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Miracle Village: A Community of Sex Offenders

Deep in sugar cane county of south Florida, in the US, on the edge of the everglades, about two miles from the nearest town, is a community of around 200 people who live in the small, neat bungalows with manicured front lawns. This is Miracle Village where almost half of the population are convicted sex offenders, many of them recently released from prison and still on probation. Some of the sex offenders abused minors, sometimes their own children, while others viewed pornography, or had sex with underage girlfriends. Some were just dating as teenagers only to have their love became a crime when one of the lovers turned 18. A few were convicted just for exposing themselves. Nevertheless, they are all sex offenders - a stigma they have to carry as long as they live.

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Photo credit: Noah Rabinowitz

Being a sex offender is hard in the state of Florida. Unlike other criminals, when a person convicted of sex crimes get out of jail, their troubles are far from over. Under the local Florida laws, such persons are forbidden to live within a thousand feet of a school, a park, or even a bus stop because children might congregate there. Even if offenders find homes that meets all residency requirements, landlords often refuse to rent to them. Being in the sex offender registry renders them effectively unemployable. As a result, hundreds of sex offenders in Florida are believed to be homeless, living under bridges or in the wilderness.

Miracle Village was set up to allow these criminals to live as humanely as possible without violating the state’s strict sex offender residency laws. Originally built in the 1960s to house sugar cane workers, it was converted in 2009 by the late pastor Dick Witherow as a refuge for non-violent sex offenders. Dick Witherow himself was almost charged with statutory rape as a teenager when he got his 14-year-old girlfriend pregnant. Thankfully the judge did not press charge and allowed the two to get married.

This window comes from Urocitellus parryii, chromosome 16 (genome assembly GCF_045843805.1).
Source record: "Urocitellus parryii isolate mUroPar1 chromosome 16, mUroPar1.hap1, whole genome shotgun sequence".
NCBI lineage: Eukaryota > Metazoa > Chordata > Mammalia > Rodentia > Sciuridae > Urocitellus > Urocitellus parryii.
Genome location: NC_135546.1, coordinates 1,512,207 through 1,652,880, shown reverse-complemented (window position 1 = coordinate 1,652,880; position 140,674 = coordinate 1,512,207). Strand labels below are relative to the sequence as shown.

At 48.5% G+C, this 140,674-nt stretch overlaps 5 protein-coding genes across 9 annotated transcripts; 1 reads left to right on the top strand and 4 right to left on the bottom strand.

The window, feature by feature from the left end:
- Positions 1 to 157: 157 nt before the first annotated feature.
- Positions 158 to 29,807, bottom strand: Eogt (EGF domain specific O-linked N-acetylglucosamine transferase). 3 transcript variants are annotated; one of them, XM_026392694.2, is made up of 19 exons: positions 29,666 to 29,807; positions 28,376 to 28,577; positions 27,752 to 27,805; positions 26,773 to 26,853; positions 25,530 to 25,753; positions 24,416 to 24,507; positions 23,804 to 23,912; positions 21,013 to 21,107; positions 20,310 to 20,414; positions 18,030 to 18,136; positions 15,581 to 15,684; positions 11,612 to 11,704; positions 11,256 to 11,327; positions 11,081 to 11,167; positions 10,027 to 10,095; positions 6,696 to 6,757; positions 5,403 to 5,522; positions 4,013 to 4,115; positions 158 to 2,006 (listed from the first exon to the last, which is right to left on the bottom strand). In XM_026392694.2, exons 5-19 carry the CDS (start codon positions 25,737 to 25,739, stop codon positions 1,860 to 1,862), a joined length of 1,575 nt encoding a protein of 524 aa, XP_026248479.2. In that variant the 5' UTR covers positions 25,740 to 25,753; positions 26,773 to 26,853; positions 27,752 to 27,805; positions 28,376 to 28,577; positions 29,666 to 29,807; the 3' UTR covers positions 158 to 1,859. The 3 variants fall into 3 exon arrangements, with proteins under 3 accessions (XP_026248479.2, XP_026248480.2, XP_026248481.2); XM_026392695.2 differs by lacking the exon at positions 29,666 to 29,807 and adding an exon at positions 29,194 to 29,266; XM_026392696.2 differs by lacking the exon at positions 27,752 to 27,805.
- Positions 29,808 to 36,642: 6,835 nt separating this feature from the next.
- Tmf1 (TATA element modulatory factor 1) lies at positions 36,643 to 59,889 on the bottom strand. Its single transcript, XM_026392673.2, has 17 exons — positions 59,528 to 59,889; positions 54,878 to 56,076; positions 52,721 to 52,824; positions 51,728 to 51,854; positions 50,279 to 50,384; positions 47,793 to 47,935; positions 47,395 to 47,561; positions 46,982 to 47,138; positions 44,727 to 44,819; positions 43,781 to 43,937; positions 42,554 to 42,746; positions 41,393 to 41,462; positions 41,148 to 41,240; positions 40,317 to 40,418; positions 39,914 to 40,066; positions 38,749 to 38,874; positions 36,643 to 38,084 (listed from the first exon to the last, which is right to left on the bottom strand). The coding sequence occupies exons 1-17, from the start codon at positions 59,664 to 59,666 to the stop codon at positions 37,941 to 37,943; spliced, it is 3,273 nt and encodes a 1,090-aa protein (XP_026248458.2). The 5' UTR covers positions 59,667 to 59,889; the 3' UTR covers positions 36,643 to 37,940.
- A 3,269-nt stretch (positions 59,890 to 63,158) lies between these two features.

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Photo credit: Noah Rabinowitz

Today, Miracle Village provides “safe haven” to non-violent sex offenders. Up to two dozen applications arrive from potential residents to Miracle Village each week, which are sorted to exclude people with a history of violence or drugs, or those certified as pedophiles, to protect the people who are already living there. People with children are also not allowed.

“We label people sex offenders or sexual predators for a wide variety of behaviors,” explained Carey Haughwout, a Palm Beach County public defender. “So, as a result, we have a lot of folks carrying those labels without it really distinguishing who’s dangerous and who isn’t.”

Miracle Village is a self-sustained community. There are anger management and bible study classes, and many go to church. As a condition of their probation, most of the sex offenders attend psychological treatment programmes. Some of the offenders even have jobs in local towns.

Although Miracle Village has been lauded by many, it has also been the target of criticism, especially from locals many of whom are unnerved at having so many sex offenders close by. One neighbor, a mother of three, packed up and moved her family 40 minutes away. Others are not bothered. Edgar Walford, a retiree who moved into the village before the sex offenders arrived, finds the community very peaceful. "They're good people. I've made plenty of friends,” he told BBC.

As a matter of fact, there hasn’t been a single sex crime reported in Miracle Village since it was founded.

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Photo credit: Noah Rabinowitz

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Photo credit: Noah Rabinowitz

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Photo credit: Noah Rabinowitz

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Photo credit: Noah Rabinowitz

Sources: BBC / Hillman Foundation / Inquisitr / ABC News / Starcasm

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